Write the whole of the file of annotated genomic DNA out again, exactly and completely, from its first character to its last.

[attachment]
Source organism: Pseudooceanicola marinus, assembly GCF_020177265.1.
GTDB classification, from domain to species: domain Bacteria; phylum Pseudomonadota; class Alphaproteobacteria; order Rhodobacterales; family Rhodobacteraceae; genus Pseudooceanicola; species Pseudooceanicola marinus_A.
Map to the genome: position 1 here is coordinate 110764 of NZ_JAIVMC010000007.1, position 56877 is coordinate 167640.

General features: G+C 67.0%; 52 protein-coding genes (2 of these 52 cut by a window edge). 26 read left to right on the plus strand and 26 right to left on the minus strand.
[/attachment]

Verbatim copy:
Source organism: Pseudooceanicola marinus, assembly GCF_020177265.1.
GTDB classification, from domain to species: domain Bacteria; phylum Pseudomonadota; class Alphaproteobacteria; order Rhodobacterales; family Rhodobacteraceae; genus Pseudooceanicola; species Pseudooceanicola marinus_A.
Map to the genome: position 1 here is coordinate 110764 of NZ_JAIVMC010000007.1, position 56877 is coordinate 167640.

General features: G+C 67.0%; 52 protein-coding genes (2 of these 52 cut by a window edge). 26 read left to right on the plus strand and 26 right to left on the minus strand.